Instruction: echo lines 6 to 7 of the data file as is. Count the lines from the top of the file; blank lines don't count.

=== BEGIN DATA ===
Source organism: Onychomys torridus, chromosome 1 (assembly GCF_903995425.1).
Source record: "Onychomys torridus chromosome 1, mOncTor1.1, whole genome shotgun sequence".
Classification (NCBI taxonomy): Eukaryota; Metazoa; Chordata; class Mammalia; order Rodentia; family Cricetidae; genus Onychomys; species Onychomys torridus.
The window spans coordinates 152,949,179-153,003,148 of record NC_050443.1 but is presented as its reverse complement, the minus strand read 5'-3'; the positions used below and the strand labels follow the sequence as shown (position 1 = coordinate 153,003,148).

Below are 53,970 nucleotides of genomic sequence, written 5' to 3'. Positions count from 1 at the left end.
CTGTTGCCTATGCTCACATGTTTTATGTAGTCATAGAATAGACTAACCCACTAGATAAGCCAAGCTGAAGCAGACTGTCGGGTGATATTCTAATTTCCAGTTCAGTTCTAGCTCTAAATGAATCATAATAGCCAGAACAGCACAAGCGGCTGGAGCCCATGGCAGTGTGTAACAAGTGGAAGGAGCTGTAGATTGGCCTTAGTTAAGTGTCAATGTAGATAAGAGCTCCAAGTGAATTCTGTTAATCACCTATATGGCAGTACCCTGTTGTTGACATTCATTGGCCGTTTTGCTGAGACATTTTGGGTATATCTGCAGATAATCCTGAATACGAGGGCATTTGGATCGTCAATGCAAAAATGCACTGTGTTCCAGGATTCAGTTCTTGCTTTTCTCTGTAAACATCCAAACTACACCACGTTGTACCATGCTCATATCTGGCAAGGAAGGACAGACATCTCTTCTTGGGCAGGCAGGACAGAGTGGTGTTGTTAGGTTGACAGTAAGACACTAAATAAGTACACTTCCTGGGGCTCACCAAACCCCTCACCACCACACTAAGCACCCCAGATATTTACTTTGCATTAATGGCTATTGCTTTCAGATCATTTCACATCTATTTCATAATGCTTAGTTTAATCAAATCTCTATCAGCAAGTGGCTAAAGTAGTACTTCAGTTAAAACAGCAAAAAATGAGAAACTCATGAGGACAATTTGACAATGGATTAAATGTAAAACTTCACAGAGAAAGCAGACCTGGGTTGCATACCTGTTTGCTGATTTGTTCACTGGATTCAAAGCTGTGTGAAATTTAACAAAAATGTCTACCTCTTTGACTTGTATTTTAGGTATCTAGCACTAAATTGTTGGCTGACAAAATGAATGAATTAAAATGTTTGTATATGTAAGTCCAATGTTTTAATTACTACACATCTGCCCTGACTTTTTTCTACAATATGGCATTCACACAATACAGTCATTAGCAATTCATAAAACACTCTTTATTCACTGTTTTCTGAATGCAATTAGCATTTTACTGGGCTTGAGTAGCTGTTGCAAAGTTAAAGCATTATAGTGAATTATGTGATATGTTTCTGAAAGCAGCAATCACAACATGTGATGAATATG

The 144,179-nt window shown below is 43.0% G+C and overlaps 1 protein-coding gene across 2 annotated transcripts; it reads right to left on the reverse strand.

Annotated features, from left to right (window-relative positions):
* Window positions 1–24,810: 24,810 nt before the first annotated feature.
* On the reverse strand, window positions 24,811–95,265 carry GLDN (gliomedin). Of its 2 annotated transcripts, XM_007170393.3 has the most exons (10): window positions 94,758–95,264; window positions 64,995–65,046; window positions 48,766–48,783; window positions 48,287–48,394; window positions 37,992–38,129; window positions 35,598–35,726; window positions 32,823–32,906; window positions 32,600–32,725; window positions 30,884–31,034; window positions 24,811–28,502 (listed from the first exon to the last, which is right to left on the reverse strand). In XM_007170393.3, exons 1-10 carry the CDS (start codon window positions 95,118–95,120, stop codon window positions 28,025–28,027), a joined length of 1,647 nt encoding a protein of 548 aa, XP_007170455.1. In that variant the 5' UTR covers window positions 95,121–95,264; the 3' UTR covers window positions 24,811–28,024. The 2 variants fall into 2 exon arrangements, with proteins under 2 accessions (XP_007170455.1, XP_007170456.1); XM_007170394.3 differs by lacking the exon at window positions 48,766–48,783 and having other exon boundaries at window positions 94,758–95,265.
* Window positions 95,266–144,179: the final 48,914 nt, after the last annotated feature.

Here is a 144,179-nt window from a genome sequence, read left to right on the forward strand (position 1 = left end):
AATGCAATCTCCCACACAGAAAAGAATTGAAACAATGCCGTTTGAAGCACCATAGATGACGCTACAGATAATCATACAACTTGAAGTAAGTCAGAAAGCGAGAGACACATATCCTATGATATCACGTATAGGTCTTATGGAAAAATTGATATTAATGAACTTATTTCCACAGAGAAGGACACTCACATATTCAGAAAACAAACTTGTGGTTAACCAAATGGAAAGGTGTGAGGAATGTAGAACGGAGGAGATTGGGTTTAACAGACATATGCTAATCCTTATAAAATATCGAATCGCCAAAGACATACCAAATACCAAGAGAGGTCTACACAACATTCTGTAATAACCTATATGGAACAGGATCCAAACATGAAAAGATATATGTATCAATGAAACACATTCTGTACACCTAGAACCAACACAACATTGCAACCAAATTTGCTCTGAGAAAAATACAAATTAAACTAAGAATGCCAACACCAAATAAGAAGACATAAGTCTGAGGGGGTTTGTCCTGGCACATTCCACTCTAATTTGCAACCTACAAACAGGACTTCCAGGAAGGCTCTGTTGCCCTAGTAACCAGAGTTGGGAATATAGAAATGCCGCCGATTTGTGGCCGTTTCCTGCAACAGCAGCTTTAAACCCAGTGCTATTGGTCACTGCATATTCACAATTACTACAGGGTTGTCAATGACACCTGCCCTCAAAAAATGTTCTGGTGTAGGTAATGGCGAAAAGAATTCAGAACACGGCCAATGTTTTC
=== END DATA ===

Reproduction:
CTGTTGCCTATGCTCACATGTTTTATGTAGTCATAGAATAGACTAACCCACTAGATAAGCCAAGCTGAAGCAGACTGTCGGGTGATATTCTAATTTCCAGTTCAGTTCTAGCTCTAAATGAATCATAATAGCCAGAACAGCACAAGCGGCTGGAGCCCATGGCAGTGTGTAACAAGTGGAAGGAGCTGTAGATTGGCCTTAGTTAAGTGTCAATGTAGATAAGAGCTCCAAGTGAATTCTGTTAATCACCTATATGGCAGTACCCTGTTGTTGACATTCATTGGCCGTTTTGCTGAGACATTTTGGGTATATCTGCAGATAATCCTGAATACGAGGGCATTTGGATCGTCAATGCAAAAATGCACTGTGTTCCAGGATTCAGTTCTTGCTTTTCTCTGTAAACATCCAAACTACACCACGTTGTACCATGCTCATATCTGGCAAGGAAGGACAGACATCTCTTCTTGGGCAGGCAGGACAGAGTGGTGTTGTTAGGTTGACAGTAAGACACTAAATAAGTACACTTCCTGGGGCTCACCAAACCCCTCACCACCACACTAAGCACCCCAGATATTTACTTTGCATTAATGGCTATTGCTTTCAGATCATTTCACATCTATTTCATAATGCTTAGTTTAATCAAATCTCTATCAGCAAGTGGCTAAAGTAGTACTTCAGTTAAAACAGCAAAAAATGAGAAACTCATGAGGACAATTTGACAATGGATTAAATGTAAAACTTCACAGAGAAAGCAGACCTGGGTTGCATACCTGTTTGCTGATTTGTTCACTGGATTCAAAGCTGTGTGAAATTTAACAAAAATGTCTACCTCTTTGACTTGTATTTTAGGTATCTAGCACTAAATTGTTGGCTGACAAAATGAATGAATTAAAATGTTTGTATATGTAAGTCCAATGTTTTAATTACTACACATCTGCCCTGACTTTTTTCTACAATATGGCATTCACACAATACAGTCATTAGCAATTCATAAAACACTCTTTATTCACTGTTTTCTGAATGCAATTAGCATTTTACTGGGCTTGAGTAGCTGTTGCAAAGTTAAAGCATTATAGTGAATTATGTGATATGTTTCTGAAAGCAGCAATCACAACATGTGATGAATATG

The 144,179-nt window shown below is 43.0% G+C and overlaps 1 protein-coding gene across 2 annotated transcripts; it reads right to left on the reverse strand.